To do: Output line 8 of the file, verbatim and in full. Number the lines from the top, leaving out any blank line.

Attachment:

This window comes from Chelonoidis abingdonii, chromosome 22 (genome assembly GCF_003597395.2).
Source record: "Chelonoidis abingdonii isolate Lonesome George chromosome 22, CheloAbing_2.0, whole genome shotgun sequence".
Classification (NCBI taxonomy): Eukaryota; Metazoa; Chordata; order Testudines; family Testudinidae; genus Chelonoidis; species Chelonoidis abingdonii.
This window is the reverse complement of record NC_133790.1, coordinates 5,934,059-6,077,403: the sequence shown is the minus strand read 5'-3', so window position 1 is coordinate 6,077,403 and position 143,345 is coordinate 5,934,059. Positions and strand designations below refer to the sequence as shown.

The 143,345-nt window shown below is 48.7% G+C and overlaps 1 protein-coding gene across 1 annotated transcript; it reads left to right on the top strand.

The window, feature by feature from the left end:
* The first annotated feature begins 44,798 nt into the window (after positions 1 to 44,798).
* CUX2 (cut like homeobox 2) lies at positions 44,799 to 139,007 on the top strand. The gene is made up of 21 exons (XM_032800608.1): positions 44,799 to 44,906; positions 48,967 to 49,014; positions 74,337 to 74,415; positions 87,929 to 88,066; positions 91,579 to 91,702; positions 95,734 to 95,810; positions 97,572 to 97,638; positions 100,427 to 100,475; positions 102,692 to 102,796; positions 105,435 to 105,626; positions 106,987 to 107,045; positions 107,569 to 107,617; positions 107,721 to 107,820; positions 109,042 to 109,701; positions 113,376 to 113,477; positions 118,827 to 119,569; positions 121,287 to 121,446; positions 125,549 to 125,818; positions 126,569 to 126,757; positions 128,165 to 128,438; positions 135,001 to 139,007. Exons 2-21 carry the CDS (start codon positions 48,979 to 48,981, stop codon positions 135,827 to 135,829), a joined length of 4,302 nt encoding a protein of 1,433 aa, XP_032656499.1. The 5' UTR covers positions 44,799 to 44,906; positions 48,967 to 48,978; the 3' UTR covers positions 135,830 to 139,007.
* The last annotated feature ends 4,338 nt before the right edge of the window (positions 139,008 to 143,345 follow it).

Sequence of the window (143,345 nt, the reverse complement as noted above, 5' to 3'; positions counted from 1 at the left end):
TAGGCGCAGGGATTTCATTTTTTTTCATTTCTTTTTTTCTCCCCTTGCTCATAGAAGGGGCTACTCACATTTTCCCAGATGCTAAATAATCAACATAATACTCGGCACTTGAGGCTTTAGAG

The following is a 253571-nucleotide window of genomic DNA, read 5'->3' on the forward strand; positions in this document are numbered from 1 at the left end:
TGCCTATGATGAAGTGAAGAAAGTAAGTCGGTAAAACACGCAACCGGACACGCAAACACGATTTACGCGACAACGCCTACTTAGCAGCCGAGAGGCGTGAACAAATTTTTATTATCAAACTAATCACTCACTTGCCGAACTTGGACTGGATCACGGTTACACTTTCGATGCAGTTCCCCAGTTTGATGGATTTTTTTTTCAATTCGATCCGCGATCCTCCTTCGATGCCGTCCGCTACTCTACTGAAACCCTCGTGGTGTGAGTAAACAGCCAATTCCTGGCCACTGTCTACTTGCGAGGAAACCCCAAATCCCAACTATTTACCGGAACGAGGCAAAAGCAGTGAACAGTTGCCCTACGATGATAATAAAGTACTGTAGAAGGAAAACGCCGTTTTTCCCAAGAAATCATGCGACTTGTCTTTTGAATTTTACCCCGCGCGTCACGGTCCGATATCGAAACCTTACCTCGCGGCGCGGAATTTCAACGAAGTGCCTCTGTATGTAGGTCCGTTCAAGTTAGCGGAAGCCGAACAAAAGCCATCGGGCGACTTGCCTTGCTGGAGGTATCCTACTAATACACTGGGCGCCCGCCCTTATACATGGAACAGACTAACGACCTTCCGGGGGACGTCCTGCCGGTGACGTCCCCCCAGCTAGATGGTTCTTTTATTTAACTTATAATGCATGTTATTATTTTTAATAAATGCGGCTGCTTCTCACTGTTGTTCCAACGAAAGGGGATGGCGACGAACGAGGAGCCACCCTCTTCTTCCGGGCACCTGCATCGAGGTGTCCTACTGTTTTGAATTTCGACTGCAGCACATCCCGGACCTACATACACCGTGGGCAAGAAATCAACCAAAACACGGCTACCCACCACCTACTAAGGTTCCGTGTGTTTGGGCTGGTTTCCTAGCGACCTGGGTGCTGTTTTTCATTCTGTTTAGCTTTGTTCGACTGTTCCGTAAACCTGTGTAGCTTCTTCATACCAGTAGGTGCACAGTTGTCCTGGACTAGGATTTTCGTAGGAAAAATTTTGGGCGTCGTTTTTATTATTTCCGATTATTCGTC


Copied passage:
* CUX2 (cut like homeobox 2) lies at positions 44,799 to 139,007 on the top strand. The gene is made up of 21 exons (XM_032800608.1): positions 44,799 to 44,906; positions 48,967 to 49,014; positions 74,337 to 74,415; positions 87,929 to 88,066; positions 91,579 to 91,702; positions 95,734 to 95,810; positions 97,572 to 97,638; positions 100,427 to 100,475; positions 102,692 to 102,796; positions 105,435 to 105,626; positions 106,987 to 107,045; positions 107,569 to 107,617; positions 107,721 to 107,820; positions 109,042 to 109,701; positions 113,376 to 113,477; positions 118,827 to 119,569; positions 121,287 to 121,446; positions 125,549 to 125,818; positions 126,569 to 126,757; positions 128,165 to 128,438; positions 135,001 to 139,007. Exons 2-21 carry the CDS (start codon positions 48,979 to 48,981, stop codon positions 135,827 to 135,829), a joined length of 4,302 nt encoding a protein of 1,433 aa, XP_032656499.1. The 5' UTR covers positions 44,799 to 44,906; positions 48,967 to 48,978; the 3' UTR covers positions 135,830 to 139,007.